Did we get our answer to the questions of what really happened? You decide. We're gonna take the opening song's advice and Let the Mystery Be.
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Sarah Mason and Jake Essoe of The Harold & Maudecast review, THE AUTOPSY OF JANE DOE, for The HMC's Now Streaming Reviews, 7.3/10.
Father (Brian Cox) and son (Emile Hirsch) coroners investigate a the death of a beautiful girl "Jane Doe," whose mysteriously unscathed body was found in the basement of a house where a quadruple murder occurred. As the pair uncover bizarre clues to the girls death and origin strange things start to happen leading to a terrifying truth.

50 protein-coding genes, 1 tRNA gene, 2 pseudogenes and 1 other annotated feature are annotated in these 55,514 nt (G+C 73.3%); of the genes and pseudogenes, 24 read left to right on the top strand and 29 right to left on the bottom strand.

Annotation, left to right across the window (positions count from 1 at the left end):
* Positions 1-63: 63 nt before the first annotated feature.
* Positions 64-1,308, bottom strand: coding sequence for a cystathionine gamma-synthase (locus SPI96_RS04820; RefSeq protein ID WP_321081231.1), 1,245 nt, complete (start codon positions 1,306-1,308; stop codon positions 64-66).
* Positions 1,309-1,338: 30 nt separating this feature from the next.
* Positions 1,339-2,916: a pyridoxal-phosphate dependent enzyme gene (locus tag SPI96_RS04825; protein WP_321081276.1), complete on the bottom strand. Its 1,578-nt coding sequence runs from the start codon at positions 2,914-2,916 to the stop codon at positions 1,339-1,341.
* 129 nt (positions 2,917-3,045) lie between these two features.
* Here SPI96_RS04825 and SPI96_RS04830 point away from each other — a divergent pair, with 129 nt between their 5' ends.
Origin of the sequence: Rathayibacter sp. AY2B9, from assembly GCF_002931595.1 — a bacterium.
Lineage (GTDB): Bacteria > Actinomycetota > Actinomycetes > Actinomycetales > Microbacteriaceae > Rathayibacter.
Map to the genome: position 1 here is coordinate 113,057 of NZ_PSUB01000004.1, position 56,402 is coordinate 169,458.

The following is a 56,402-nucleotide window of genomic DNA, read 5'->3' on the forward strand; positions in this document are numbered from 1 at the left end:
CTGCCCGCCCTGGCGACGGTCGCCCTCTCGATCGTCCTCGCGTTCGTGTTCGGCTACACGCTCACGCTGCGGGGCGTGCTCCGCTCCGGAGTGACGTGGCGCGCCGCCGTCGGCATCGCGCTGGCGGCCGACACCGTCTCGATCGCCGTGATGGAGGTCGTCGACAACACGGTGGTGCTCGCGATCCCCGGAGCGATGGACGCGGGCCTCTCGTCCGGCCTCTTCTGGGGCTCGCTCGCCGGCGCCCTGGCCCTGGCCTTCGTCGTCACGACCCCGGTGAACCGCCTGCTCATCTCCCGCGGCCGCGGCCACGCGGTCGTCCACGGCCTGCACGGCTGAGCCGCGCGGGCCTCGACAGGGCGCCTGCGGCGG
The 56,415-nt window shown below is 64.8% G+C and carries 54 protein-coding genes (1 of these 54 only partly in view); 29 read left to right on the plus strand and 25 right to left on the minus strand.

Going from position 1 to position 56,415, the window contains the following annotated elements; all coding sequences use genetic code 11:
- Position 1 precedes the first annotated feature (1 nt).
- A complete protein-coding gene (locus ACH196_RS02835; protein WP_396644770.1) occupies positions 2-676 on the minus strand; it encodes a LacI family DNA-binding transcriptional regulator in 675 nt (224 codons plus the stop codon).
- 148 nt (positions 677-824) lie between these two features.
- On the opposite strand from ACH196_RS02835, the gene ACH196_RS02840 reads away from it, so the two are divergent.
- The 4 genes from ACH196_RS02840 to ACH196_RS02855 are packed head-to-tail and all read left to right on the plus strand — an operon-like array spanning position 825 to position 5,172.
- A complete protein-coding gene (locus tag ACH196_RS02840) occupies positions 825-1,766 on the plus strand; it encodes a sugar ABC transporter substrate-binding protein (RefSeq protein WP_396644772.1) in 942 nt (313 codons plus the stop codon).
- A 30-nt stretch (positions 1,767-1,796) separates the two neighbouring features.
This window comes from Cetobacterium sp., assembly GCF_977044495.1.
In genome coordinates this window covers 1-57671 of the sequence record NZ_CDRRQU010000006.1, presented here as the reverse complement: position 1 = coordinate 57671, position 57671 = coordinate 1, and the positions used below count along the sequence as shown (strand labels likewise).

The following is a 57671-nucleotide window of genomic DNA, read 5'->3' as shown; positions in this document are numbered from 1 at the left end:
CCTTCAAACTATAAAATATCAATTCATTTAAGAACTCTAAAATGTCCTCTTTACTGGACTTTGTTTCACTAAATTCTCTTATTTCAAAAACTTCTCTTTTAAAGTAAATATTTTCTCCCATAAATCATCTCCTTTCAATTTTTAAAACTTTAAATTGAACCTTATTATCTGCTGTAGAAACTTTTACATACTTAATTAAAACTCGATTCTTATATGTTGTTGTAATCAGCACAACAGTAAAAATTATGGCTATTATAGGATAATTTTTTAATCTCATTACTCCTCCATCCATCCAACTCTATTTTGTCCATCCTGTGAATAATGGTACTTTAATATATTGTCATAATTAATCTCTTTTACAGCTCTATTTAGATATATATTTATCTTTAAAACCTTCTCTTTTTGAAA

THE AUTOPSY OF JANE DOE was the darling of the 2016 film festival circuit, particularly for horror fans and now we know why. Directed by André Øvredal (TROLLHUNTER) the film cleverly makes use of its solo location with a well crafted script written by Ian B. Goldberg (Once Upon a Time) and Richard Naing (DEAD OF SUMMER), that keeps you on the edge of your seat till the bitter end. Brian Cox and Emile Hirsch give convincing performances as father and son detectives. The film successfully finds a way to navigate genres which is most impressive. Diehard horror fans will appreciate the practical effects and creatures. There's just enough gore yet not so over the top to alienate fans whose preference leans more toward thriller vs hardcore horror. The filmmakers thankfully don't try to overcomplicate the story rather they rely on their acting duos performances in concert with a slow build up of suspense to a series of unexpected jump scares. The promise of the ending was more exciting than the actual ending, which is our only disappointment. That said, it brings something new and quite creative to the genre which is no small feat. This indie horror will surprise, scare and entertain you. Justice 7.3/10